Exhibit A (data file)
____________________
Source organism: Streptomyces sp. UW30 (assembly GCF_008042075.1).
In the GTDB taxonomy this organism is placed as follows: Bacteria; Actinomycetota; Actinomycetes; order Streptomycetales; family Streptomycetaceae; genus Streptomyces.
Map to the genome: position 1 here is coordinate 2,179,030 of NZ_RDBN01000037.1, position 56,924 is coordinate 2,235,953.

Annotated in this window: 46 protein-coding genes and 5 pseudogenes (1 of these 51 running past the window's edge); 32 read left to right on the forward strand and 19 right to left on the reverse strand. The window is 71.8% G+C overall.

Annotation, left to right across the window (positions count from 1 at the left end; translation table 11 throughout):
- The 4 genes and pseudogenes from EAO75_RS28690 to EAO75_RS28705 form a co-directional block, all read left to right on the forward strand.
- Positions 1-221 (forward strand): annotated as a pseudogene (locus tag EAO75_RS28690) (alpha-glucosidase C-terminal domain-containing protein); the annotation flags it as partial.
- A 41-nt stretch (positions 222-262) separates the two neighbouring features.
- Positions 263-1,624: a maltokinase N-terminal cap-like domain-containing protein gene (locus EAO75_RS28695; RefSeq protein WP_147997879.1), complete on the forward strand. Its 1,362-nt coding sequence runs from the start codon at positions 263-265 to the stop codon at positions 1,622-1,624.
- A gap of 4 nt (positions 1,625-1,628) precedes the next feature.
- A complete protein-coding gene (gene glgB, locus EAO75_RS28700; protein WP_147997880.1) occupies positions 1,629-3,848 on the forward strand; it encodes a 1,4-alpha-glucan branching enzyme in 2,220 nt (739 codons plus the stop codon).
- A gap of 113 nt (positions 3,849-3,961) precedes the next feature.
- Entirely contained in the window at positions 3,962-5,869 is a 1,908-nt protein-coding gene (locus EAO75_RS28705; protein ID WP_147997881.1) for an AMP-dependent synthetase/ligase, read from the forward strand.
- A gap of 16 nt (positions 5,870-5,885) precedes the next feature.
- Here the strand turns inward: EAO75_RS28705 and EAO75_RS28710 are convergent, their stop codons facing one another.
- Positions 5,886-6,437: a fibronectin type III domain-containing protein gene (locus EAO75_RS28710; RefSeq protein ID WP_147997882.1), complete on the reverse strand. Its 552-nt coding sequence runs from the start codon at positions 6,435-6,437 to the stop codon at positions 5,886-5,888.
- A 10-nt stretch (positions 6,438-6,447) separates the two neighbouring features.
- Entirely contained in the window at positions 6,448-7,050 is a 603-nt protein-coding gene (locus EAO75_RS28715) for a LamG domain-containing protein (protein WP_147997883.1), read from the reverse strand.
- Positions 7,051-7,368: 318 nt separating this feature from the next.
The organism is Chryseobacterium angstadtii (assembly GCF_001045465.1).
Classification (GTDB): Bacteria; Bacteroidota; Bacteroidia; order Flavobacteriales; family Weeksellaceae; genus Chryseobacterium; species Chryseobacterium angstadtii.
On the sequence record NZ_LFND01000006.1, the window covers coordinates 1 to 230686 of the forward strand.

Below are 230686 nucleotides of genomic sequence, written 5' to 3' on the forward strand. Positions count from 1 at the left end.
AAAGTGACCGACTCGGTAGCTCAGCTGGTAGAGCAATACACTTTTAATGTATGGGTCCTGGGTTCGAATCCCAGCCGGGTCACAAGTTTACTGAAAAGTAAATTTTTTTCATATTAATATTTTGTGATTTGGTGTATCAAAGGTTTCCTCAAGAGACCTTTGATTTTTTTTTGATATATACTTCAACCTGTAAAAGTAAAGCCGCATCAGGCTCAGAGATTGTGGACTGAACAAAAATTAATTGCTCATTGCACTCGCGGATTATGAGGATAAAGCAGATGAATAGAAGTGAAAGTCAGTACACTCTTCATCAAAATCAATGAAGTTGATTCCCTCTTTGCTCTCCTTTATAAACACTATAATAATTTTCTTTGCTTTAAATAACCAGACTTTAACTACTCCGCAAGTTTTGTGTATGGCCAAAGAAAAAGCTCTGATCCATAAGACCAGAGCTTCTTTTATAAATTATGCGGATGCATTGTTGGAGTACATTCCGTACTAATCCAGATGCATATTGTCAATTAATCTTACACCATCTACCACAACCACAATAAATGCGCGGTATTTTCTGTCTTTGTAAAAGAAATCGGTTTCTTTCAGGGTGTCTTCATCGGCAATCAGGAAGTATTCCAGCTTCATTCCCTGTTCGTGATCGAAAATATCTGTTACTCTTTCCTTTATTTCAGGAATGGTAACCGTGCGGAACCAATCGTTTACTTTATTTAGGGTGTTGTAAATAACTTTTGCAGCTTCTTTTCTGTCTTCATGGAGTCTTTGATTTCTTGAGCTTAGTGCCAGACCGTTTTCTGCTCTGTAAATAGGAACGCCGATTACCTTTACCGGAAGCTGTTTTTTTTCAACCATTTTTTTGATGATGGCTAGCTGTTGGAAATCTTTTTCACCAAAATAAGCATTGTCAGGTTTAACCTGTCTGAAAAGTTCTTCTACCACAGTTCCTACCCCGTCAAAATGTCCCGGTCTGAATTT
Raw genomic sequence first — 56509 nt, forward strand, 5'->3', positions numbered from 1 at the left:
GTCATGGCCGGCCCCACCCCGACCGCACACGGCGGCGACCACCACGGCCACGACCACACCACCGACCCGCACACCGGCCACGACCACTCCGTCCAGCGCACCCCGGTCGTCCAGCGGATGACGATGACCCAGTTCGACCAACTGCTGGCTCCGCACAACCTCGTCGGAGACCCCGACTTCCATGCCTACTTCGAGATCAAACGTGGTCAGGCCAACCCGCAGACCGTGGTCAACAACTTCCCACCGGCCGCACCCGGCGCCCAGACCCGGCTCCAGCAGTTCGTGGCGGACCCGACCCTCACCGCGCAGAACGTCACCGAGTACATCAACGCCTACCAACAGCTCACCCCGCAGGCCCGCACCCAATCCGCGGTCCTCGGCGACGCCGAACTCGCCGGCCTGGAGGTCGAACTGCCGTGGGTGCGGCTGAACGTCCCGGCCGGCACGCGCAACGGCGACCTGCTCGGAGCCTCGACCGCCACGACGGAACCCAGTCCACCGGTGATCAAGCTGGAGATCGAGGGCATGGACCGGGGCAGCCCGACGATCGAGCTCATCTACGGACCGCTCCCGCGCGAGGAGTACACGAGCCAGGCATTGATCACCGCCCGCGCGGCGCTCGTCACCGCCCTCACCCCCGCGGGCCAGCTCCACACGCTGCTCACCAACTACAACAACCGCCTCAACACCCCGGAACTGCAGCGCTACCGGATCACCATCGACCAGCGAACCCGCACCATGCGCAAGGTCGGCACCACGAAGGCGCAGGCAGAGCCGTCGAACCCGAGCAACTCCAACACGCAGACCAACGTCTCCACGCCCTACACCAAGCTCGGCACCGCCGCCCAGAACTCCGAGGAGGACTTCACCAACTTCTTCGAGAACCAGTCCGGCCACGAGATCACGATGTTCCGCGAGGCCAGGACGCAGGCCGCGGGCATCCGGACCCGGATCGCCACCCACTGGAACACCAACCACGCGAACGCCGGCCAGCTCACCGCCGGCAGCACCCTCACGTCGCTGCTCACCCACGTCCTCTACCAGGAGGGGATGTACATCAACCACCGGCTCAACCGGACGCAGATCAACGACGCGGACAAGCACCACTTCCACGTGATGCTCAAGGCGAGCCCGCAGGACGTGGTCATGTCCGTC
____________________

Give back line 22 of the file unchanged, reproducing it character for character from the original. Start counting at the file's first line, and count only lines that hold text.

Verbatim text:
On the sequence record NZ_LFND01000006.1, the window covers coordinates 1 to 230686 of the forward strand.